GE profits fall as power business struggles


NEW YORK — General Electric reported a drop in second-quarter earnings Friday amid continued headwinds in its power generation division, sending shares sharply lower.

The slumping US industrial giant said profits fell to $615 million, down 29.7 percent from the year-ago levels. Revenues rose 3.5 percent to $30.1 billion.

GE's valuation has plummeted over the last two years due to weak market conditions in two of its largest divisions, power, and oil and gas. The company was kicked out of the prestigious Dow index in June.

In the second quarter, oil and gas saw a jump in revenues as more petroleum companies pursued projects amid rising prices.

GE's aviation and healthcare businesses also had higher year-over-year profits, although profit margins in the aviation division dwindled compared with the prior quarter.

But GE's power division continued to languish, with orders, revenues and segment profit all falling. Executives signaled they would need to deepen cost cuts.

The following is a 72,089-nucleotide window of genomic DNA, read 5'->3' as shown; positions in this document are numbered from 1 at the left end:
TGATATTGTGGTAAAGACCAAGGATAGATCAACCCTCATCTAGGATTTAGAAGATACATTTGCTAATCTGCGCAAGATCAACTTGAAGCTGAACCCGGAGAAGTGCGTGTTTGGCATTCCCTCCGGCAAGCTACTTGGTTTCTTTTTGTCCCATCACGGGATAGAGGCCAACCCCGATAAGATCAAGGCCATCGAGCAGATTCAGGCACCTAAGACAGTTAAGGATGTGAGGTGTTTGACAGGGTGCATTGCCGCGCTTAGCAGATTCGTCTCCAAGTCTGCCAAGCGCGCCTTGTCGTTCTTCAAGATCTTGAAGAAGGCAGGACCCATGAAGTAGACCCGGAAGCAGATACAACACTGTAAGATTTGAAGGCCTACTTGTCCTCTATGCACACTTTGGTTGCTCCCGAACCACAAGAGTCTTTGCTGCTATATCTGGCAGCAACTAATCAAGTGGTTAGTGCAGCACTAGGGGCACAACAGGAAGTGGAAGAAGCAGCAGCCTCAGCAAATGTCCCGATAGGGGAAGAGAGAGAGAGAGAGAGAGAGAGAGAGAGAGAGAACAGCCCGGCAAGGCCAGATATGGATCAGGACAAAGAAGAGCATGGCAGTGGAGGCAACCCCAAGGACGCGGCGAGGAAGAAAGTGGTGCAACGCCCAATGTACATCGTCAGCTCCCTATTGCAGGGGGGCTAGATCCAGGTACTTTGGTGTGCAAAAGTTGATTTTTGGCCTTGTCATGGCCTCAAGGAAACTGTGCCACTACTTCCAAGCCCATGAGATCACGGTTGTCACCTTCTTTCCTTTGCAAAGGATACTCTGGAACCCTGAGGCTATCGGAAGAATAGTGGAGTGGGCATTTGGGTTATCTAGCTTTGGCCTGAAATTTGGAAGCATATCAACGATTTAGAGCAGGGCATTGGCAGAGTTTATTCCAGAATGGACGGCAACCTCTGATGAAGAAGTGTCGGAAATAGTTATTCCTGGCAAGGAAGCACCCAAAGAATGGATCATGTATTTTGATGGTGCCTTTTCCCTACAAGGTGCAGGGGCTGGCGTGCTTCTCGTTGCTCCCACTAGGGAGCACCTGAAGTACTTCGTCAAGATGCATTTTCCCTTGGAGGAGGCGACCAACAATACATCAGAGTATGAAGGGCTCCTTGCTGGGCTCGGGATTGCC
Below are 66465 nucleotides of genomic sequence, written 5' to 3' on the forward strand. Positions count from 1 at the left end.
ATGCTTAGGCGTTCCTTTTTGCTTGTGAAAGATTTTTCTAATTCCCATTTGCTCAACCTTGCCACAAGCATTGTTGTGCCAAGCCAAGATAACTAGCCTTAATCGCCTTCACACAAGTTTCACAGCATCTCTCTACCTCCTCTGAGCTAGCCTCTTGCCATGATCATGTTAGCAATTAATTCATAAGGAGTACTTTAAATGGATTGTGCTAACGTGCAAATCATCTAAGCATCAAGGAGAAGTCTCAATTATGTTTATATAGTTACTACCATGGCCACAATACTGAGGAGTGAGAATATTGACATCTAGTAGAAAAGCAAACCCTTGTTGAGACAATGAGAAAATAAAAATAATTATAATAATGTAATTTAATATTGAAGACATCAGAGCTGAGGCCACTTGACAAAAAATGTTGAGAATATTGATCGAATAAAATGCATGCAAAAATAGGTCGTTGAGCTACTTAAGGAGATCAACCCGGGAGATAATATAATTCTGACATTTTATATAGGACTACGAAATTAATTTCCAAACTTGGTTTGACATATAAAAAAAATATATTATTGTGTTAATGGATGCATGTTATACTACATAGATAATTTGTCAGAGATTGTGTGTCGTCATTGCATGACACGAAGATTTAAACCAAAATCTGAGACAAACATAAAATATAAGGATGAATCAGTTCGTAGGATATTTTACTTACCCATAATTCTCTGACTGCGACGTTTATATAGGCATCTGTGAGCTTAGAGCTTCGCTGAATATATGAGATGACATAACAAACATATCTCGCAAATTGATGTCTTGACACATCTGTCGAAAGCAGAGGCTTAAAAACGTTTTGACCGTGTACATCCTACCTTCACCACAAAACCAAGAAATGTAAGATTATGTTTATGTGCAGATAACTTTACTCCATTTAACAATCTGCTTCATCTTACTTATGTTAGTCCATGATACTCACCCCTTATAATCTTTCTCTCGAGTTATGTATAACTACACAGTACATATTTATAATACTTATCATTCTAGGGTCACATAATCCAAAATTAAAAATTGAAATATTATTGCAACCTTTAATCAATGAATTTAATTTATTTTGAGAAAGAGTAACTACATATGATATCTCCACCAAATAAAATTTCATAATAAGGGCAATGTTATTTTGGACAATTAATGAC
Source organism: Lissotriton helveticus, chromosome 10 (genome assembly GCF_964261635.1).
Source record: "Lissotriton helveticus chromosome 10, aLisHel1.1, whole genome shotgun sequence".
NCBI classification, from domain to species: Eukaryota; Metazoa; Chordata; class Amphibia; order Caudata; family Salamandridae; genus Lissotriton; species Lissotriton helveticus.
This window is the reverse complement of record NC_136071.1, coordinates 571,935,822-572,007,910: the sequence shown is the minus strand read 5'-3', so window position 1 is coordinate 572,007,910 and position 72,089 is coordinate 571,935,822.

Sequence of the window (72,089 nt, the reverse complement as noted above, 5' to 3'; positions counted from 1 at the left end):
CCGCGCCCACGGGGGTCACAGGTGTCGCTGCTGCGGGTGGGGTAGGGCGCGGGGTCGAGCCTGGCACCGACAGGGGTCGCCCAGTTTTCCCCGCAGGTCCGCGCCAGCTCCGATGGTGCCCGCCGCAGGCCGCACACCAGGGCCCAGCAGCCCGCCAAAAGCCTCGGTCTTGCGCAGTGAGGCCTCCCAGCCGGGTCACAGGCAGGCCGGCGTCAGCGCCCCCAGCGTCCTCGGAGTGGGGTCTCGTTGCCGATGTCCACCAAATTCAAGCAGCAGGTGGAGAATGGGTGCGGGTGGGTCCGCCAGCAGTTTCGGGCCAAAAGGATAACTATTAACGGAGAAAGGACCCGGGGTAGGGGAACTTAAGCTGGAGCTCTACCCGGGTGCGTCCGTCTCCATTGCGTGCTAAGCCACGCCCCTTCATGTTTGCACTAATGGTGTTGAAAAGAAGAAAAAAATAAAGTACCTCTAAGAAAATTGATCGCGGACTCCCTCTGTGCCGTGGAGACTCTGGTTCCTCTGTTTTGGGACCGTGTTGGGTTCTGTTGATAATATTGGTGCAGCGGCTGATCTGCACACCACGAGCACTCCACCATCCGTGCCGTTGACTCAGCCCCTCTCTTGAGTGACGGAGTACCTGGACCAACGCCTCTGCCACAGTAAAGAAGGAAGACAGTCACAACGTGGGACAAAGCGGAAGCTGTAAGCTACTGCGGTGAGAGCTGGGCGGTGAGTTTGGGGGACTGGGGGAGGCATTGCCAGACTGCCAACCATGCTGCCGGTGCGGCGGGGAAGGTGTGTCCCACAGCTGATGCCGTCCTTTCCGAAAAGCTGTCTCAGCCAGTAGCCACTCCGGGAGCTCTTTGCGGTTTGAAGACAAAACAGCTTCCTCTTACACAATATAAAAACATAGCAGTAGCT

GE chief executive John Flannery said the company sees the overall market for gas power turbines has shrunk from the level a few years ago and would stay at low levels through 2020.

"We're going to continue to have to take additional costs out," Flannery said. "We can do that. We will do that. But's going to take some time."

Flannery expressed confidence in the power business in the long term and in a strategic reorganization unveiled in June that calls for exiting the healthcare and oil services business.

"We are progressing our plans to make GE simpler and stronger," Flannery said.

But a note from JPMorgan Chase cited several weak points in the report, including a cut in the company's 2018 outlook for free cash flow, a closely-watched metric that can is tied to shareholder dividends, and the pallid performance in aviation.

"A miss to even our below-consensus thoughts, with forward implications that are negative," the JPMorgan note said. Shares were down 4.7 percent to $13.09 in late-morning trading. — AFP